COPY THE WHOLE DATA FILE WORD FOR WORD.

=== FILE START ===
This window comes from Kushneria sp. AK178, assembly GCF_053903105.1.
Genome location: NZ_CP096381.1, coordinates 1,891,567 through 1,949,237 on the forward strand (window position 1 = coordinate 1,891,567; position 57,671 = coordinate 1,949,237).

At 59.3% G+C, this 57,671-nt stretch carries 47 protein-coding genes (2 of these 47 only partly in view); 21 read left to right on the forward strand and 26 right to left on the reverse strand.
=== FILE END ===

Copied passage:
This window comes from Kushneria sp. AK178, assembly GCF_053903105.1.
Genome location: NZ_CP096381.1, coordinates 1,891,567 through 1,949,237 on the forward strand (window position 1 = coordinate 1,891,567; position 57,671 = coordinate 1,949,237).

At 59.3% G+C, this 57,671-nt stretch carries 47 protein-coding genes (2 of these 47 only partly in view); 21 read left to right on the forward strand and 26 right to left on the reverse strand.